To illustrate the operation of the Intelligent Network embodiment of FIG. 1, a prompt and collect scenario will be explained, whereby a SN/IP is utilized to play an announcement to a telephone user, and collect digits dialed in response thereto. Packet telephone 10 initiates a call through gateway 20, transmitting a H.225 SETUP message to Service Switching Point 40 on packet-based line 35. Based upon the setup message received, Service Switching Point 40 determines that an audible announcement must be played to the caller, and dialed digits must be collected by the network, such as for prompting and collecting entry of a calling card number and/or personal identification number. Service Switching Point 40 returns a H.225 CALL PROCEEDING message to gateway 20.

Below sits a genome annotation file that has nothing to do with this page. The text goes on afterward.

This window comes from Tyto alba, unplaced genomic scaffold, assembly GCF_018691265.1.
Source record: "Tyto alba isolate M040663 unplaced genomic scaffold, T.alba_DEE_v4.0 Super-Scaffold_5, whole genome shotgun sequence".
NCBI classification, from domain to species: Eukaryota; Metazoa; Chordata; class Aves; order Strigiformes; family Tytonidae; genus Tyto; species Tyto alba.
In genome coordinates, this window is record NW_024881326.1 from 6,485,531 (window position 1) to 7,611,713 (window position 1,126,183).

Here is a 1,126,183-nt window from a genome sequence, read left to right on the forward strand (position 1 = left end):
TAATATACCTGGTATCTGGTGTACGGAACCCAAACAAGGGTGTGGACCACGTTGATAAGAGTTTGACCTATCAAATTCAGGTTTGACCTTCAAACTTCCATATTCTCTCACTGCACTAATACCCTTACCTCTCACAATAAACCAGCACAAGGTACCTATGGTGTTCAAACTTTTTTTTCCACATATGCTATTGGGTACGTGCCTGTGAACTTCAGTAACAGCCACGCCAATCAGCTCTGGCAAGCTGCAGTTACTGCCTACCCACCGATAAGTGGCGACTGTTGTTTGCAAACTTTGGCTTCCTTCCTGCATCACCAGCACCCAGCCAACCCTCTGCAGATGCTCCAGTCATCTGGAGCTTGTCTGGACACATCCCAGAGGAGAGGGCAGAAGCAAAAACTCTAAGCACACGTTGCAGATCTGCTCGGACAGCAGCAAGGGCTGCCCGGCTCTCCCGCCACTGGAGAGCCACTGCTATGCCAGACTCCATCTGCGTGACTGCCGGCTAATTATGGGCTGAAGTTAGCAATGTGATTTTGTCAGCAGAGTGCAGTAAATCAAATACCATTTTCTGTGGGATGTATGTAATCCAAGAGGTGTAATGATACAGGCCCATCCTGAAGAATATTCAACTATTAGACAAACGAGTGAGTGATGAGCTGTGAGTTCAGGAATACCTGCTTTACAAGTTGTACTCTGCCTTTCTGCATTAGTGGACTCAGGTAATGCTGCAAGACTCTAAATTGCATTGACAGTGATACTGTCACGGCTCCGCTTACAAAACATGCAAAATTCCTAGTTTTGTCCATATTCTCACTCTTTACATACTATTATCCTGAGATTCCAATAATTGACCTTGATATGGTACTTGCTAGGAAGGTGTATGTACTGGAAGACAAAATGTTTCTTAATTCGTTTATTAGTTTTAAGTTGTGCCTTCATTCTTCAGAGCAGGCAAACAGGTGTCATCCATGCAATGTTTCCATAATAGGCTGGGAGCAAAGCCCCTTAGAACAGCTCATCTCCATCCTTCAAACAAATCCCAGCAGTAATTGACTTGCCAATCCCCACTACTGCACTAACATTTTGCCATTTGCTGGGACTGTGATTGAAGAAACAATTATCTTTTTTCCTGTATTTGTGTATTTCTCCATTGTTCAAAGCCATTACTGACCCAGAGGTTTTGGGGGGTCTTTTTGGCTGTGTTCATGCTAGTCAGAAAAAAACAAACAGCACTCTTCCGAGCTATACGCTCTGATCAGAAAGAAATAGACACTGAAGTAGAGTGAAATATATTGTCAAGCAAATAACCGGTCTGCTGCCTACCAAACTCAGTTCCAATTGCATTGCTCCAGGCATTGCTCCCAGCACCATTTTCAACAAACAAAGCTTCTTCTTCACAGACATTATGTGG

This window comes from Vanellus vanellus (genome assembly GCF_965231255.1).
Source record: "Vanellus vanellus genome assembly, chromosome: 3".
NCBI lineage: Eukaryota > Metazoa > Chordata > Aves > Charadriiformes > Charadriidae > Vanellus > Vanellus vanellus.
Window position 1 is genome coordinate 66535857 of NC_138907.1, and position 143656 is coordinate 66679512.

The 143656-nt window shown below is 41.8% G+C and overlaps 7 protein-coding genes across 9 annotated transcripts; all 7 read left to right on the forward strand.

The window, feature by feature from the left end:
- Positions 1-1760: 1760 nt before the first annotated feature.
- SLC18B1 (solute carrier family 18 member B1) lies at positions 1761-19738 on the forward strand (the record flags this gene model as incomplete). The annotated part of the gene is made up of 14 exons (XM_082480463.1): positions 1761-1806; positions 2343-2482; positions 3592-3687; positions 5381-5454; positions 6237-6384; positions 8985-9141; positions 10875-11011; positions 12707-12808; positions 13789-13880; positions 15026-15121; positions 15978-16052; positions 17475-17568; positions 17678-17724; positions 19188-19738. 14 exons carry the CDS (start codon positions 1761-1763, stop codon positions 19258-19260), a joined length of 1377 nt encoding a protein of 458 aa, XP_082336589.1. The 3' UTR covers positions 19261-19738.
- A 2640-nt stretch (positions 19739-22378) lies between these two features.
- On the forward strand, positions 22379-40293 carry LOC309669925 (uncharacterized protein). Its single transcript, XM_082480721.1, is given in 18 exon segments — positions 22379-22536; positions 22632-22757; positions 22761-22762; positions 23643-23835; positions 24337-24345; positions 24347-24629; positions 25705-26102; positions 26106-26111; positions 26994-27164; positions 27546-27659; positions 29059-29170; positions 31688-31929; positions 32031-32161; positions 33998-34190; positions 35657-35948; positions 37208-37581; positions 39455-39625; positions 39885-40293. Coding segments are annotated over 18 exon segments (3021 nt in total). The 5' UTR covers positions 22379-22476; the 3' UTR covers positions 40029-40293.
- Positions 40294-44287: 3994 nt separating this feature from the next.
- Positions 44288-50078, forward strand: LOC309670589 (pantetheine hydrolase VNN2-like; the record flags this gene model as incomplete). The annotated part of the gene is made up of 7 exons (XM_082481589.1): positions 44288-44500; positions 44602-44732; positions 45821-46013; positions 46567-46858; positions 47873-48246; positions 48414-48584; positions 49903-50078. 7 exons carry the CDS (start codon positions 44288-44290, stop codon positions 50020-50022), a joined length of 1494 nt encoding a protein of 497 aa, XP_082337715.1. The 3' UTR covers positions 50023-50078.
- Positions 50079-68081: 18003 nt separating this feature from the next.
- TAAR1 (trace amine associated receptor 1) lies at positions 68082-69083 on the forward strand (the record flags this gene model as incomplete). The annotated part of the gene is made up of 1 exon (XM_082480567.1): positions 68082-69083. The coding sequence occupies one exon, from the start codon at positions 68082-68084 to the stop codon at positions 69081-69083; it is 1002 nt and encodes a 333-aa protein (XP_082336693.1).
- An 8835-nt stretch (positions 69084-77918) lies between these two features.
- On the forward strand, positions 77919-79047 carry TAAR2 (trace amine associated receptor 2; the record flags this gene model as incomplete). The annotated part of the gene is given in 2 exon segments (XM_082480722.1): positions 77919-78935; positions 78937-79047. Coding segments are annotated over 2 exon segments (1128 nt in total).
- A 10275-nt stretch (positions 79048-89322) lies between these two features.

Based upon the feature invoked—in this example a prompt and collect feature—an appropriate SN/IP must be selected for handling the feature. Accordingly, Service Switching Point 40 transmits a TCAP InfoAnalyzed message to Service Control Point 60 via SS7 network 45. Service Control Point 60 utilizes the message received to determine the translation and routing data needed to provide the invoked advanced network service. Service Control Point 60 then returns a TCAP SendToResource message to Service Switching Point 40, also via SS7 network 45. Service Switching Point 40 utilizes the message received from Service Control Point 60 to construct a GR-1129 standard SendTolPResource message. The SendTolPResource message is embedded in the facility information element of a H.225 SETUP message and sent to the selected SN/IP 50 via H.323 network 46, thereby avoiding the implementation of a direct SR-3511 interface between Service Control Point 60 and SN/IP 50.